The Weirdest Olympic Sports

The International Olympic Games: a chance for the greatest athletes from each country to put there skills on display for the world to see, and to bring pride to their nations. But what is an athlete really? Are they defined by how fast they can swim, or how far they can run? Is it muscle, or endurance, or… bounciness?

You read that right, bouncing. It’s not just an admirable trait for kangaroos, it’s the basis of one very real Olympic sport: Trampoline. Yes, trampolining is on the Olympic roster, and honestly, we think that is seriously awesome.

The International Olympic Committee has both removed and added events to the games over the years, some that are a bit less “jock” than others, and some that are just borderline strange… I mean, OK, we can definitely see how competitive trampolining is a thing (it’s basically extra bouncy gymnastic floor routines), but it doesn’t end there.

For example, “Club Swinging”. There’s a whole set of rules, and I’m sure that I’m missing something “super athletic” about it, but long story short, it’s juggling bowling pins. The first thing that comes to mind when I think about this is a team of clowns competing against eachother, which is terrifying. Granted, it’s not in the Olympics anymore, but the fact that it was is honestly enough to make me lift an eyebrow. Get them together with the trampoliners and you basically have half of Cirque du Soliel! Speaking of crazy performances, solo synchronized swimming was a thing. That’s right, SOLO SYNCHRONIZED swimming – it’s a complete oxymoron, and I’m about to lose my mind over it (why not just call it ‘figure swimming’ or something???) but it was an actual Olympic event until pretty recently. It’s described as a sort of “water ballet”, which makes a ton of a lot more sense than its current title… Seriously though, put all these in one place and the viewership might just double.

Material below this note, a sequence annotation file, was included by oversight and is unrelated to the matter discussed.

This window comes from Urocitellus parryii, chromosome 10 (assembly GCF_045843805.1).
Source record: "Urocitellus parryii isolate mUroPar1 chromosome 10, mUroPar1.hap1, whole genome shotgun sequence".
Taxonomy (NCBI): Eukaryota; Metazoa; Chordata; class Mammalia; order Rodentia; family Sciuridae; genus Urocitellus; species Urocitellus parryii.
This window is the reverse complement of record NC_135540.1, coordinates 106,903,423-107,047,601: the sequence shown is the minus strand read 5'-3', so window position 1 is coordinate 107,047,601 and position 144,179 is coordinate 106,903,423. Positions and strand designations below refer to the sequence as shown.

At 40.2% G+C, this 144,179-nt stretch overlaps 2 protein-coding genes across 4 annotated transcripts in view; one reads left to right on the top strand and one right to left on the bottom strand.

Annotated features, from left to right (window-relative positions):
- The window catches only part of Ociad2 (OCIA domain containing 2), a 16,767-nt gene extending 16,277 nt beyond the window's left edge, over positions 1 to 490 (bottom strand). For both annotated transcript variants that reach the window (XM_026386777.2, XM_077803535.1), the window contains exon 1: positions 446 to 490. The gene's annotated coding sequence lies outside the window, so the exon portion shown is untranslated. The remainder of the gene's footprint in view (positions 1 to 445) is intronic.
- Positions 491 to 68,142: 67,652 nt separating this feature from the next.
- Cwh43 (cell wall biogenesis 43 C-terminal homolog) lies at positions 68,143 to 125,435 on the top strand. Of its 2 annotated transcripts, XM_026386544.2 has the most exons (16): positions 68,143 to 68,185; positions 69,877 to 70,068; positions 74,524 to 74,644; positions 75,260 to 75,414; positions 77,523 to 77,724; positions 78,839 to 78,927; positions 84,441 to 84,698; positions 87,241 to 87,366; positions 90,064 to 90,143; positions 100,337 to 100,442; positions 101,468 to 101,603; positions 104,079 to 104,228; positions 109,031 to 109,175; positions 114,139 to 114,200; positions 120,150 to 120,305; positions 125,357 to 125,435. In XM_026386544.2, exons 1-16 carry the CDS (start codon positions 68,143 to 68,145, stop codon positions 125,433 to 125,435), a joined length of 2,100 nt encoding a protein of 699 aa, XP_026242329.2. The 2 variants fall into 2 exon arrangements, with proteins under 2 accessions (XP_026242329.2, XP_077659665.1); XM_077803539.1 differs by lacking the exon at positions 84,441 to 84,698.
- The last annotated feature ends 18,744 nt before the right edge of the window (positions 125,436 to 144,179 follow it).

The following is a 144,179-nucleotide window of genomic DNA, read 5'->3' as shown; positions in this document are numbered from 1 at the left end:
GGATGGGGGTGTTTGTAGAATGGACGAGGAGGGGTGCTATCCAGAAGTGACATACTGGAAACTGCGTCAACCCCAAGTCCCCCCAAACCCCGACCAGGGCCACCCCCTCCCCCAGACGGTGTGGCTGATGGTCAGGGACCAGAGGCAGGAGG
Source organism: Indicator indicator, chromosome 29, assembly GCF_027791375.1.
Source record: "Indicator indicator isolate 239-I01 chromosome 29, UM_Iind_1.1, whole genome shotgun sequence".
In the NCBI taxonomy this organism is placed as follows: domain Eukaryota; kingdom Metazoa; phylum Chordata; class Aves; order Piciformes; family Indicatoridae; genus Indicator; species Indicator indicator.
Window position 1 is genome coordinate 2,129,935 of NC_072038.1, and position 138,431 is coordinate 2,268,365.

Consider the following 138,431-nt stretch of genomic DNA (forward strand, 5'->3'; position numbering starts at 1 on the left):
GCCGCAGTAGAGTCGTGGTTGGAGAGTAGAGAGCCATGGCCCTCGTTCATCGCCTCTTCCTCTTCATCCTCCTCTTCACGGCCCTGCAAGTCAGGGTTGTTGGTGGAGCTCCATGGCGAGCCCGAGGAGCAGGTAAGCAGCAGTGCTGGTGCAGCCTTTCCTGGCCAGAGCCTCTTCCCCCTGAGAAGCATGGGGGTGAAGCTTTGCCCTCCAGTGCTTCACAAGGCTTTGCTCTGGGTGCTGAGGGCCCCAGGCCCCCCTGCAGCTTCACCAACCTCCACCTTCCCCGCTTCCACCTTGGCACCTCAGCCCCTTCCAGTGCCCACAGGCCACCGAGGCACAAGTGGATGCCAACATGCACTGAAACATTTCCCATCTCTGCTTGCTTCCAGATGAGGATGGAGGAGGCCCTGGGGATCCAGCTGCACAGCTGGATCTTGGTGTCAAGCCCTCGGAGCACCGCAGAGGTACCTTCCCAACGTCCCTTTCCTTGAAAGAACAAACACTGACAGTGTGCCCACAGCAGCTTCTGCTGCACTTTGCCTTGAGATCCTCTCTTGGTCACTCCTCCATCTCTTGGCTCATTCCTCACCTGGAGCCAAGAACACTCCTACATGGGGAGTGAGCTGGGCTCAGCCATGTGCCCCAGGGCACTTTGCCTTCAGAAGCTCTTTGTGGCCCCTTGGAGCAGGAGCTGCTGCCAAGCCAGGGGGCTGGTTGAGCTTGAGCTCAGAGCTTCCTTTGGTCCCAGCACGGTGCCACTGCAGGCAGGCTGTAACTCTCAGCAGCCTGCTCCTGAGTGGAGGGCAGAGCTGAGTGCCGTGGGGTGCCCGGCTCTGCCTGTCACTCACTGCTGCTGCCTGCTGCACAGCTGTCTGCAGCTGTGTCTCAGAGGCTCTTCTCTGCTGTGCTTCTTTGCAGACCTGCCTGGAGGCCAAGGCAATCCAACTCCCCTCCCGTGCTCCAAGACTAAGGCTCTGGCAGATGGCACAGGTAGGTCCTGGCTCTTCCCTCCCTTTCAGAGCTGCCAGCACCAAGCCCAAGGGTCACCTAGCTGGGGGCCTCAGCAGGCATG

In case the circus isn’t your thing, don’t worry, apparently the Olympic Committee has a category for junior-high school gym class as well! I can see how tug of war could get pretty intense if you have a whole team of super ripped people who do nothing but train for it, but that doesn’t keep my mind from going back to trying to pull a bandana over a line with a bunch of other 12-year olds during “outdoor gym” back in the day. Maybe it’s not a school-game themed sport, maybe the people on the committee just really like ropes? That would explain why Olypmic rope climbing used to be a part of the games. Are they looking for athletes, or having tryouts for Indiana Jones? I shouldn’t make too much fun though, because there’s no way I could get my feet off the ground for more than two seconds. I might have been the only person ever to get a C in gym class…

One interesting thing about the Olympics that I didn’t know until fairly recently is that differen’t groups and countries lobby for which will be featured in the following years’ games, and they are chosen ahead of time by category. While that’s all good and well, what I’m curious about is how they’re going to categorize chess and bridge? Yup, chess and bridge. Chess is no mystery to me (though why it’s on the 2020 Olympic roster is), but the only thing that I know about bridge is that it’s a game that my grandparents play with their friends twice a week. Don’t get me wrong, I love my grandparents, but I probably wouldn’t put them on international television for millions to watch. The argument behind putting both table-top games in the Olympics is that it is an opportunity for older competitors, as well as a test of discipline, timing, and forward thinking, all of which are main components in a number of more physical sports. This may be true, but considering there’s already a chess world championship, and that it is THE most boring thing to watch if you don’t know what’s going on (nobody needs to understand anything to appreciate a guy jumping over a crazy tall pole).

Personally, I’m just waiting to see Olympic “Pokemon Go”.